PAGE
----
Male Infertility

Statistically, in two in every three couples that are having trouble conceiving a child—or ten percent of all couples—all or part of the problem is with the male partner. Male fertility is surprisingly sensitive. In healthy men, only 14 percent of sperm are properly motile and the right size and shape to function properly, and almost any illness anywhere in the body can reduce fertility from that baseline. Some kinds of lubricants can impede sperm movement, particularly if they aren’t labeled as sperm-safe. Smoking, drinking, and drugs—including prescription medications such as antibiotics and anti-hypertension drugs—can also have an effect. Other things that can harm male reproductive health include exposure to heat, obesity, poor diet, environmental contaminants such as lead or mercury, regular marijuana use, advanced age, and, counterintuitively, some genetic factors.

In addition to these general health and lifestyle factors, some specific issues affect the reproductive system in men directly. Certain sexually transmitted infections, such as gonorrhea and chlamydia, can cause damage, as can mumps when it leads to inflamed testicles, though this is rare because an effective long-term vaccine for mumps has been available since 1978. In rare cases, the body’s own immune system attacks the sperm as invaders.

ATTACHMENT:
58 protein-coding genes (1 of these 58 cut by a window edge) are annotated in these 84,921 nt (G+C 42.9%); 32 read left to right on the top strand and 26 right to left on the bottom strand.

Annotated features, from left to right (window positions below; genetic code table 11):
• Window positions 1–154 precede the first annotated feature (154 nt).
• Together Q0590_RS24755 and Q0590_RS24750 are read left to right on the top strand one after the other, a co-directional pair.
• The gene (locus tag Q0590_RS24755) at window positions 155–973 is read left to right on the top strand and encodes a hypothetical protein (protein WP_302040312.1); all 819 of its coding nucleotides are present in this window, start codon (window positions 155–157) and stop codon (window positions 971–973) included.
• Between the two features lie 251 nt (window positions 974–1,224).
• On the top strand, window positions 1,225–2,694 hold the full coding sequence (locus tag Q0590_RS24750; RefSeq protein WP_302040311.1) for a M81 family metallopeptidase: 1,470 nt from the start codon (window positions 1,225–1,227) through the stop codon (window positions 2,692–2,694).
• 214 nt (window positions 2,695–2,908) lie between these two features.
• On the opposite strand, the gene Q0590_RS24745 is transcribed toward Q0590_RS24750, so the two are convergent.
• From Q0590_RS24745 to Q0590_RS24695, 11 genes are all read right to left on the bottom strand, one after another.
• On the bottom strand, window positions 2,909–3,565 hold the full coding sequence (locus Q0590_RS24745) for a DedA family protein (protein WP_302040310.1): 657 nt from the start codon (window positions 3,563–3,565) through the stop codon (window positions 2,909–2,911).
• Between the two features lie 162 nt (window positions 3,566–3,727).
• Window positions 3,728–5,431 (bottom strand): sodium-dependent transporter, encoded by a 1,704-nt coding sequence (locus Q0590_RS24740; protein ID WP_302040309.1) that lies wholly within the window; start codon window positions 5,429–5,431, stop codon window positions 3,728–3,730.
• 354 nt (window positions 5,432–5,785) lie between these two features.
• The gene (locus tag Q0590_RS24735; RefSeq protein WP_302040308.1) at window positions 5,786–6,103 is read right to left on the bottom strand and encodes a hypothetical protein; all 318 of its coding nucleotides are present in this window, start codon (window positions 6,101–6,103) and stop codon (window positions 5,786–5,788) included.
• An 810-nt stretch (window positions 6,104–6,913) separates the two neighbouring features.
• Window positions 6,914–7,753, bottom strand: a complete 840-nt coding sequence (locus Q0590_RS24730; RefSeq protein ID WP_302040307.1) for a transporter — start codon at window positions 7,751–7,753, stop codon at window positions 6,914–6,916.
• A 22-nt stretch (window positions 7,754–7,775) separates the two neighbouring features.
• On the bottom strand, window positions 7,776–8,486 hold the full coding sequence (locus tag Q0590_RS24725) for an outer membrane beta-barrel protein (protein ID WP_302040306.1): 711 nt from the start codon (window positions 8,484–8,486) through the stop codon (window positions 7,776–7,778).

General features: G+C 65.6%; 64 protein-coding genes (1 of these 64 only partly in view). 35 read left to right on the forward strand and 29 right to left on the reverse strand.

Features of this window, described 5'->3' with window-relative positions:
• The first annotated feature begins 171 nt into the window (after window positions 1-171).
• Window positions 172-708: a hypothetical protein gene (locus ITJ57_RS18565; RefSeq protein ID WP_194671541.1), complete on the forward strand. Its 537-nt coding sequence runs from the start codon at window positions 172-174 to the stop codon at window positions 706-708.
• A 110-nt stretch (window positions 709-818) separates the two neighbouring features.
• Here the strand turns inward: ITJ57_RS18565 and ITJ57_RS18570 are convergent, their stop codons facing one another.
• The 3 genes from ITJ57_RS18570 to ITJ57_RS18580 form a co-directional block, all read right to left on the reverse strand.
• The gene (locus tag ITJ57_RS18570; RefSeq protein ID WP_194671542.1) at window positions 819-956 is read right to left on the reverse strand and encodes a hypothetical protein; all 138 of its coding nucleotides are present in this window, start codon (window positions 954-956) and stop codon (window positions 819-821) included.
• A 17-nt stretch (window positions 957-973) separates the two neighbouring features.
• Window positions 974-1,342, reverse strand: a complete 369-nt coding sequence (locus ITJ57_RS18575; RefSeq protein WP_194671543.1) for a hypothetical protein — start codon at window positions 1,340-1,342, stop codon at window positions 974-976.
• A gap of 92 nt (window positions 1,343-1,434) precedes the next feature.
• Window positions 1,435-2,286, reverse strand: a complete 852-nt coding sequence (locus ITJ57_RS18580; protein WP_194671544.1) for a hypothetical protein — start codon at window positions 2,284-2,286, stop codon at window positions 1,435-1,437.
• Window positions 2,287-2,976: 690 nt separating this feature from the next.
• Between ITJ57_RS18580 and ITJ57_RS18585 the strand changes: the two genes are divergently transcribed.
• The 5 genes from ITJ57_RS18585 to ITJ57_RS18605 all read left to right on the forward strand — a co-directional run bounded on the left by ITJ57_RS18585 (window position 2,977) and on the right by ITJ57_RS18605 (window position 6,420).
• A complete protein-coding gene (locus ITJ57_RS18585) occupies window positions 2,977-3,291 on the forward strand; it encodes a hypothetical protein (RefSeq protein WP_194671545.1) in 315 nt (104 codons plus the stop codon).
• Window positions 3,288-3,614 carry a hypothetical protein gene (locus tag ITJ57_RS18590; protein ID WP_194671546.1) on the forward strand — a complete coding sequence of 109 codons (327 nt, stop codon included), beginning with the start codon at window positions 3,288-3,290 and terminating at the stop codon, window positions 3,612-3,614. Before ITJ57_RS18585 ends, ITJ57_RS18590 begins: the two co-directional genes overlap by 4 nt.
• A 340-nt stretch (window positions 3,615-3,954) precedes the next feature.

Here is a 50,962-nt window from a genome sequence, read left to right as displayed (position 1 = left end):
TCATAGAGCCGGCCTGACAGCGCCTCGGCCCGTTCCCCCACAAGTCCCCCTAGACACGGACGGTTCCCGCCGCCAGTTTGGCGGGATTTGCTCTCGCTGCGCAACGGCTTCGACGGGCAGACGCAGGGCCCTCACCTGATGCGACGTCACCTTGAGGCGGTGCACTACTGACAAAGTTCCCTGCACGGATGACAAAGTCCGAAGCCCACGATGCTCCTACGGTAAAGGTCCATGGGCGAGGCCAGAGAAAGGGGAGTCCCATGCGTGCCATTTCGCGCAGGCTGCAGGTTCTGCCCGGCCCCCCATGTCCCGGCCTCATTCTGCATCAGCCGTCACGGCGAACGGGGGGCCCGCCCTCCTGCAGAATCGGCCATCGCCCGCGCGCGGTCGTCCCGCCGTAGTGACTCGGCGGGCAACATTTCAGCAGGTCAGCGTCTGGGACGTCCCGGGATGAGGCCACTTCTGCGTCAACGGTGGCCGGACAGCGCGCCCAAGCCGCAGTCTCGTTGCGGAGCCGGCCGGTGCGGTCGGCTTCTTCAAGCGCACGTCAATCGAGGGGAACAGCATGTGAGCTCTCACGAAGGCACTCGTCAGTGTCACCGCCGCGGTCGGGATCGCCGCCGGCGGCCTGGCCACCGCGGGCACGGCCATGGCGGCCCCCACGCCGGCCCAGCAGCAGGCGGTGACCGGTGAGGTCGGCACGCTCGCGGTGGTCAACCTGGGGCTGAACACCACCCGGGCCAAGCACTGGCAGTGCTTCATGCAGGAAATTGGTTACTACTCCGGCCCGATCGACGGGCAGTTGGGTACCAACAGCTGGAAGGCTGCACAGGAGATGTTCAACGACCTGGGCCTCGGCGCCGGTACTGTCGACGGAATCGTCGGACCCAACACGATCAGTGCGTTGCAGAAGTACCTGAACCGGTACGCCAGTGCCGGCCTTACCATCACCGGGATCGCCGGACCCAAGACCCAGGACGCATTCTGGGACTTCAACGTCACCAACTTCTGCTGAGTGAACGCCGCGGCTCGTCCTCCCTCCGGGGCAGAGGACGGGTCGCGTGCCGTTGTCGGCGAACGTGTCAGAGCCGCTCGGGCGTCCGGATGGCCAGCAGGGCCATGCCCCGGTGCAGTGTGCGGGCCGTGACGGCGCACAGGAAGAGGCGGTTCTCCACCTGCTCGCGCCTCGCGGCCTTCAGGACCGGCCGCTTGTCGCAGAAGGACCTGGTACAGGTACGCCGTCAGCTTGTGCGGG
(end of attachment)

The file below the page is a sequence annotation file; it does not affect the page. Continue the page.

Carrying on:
Fortunately, there are treatments that can help. Even something as simple as dietary supplements can help. Fo‌lic acid, coenzyme Q10, and vitamin E are good for your overall health, and if you think you need a fertility boost, there’s no harm in trying that approach without having to talk to a doctor. Losing weight and transitioning to a primarily plant-based diet that’s low in fat will also improve your overall health even if it doesn’t help you with fatherhood, as can quitting smoking.

If a more aggressive approach is required, there are treatment options available. If the problem is caused by an infection, treating the infection usually restores fertility. If there’s an obstruction, surgery may be needed to remove it. Other conditions that reduce fertility can also be addressed with surgery. In-vitro fertilization can help overcome the luck factor exacerbated by low sperm count.

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